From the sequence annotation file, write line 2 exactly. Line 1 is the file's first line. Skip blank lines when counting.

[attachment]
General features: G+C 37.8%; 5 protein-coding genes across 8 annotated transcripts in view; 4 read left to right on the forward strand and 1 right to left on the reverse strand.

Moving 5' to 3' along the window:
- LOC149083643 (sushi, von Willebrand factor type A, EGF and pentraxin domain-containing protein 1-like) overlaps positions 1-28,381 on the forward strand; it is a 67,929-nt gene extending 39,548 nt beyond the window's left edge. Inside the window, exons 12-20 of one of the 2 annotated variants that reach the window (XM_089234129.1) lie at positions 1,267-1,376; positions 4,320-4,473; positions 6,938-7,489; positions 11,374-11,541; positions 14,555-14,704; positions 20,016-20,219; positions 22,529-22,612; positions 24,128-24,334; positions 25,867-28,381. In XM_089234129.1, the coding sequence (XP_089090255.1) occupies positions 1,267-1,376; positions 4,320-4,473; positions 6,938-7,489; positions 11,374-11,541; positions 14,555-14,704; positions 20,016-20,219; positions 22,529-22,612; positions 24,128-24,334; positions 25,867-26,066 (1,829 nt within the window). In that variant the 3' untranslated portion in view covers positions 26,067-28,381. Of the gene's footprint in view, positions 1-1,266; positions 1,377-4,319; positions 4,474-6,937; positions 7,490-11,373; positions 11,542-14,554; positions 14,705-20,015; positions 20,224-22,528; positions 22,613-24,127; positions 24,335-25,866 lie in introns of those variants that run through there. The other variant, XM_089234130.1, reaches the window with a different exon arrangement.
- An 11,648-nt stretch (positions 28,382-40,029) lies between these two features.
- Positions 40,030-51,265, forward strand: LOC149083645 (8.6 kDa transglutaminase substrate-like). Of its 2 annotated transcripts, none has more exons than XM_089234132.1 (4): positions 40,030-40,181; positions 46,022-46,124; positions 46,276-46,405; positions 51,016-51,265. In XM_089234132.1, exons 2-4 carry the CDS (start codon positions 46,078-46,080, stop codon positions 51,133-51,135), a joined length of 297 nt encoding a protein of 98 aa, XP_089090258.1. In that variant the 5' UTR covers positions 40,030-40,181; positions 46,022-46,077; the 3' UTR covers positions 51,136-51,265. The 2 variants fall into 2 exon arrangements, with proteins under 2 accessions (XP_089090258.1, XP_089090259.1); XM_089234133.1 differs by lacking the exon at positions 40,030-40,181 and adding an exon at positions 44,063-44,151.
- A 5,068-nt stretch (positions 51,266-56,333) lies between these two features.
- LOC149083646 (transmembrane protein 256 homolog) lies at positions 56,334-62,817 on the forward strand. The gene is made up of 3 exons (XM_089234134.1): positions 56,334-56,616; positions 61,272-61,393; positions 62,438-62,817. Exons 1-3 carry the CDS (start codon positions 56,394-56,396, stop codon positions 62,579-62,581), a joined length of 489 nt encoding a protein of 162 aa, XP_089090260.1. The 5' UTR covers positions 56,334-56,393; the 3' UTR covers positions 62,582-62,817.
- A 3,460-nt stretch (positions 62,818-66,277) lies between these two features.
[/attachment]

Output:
Moving 5' to 3' along the window: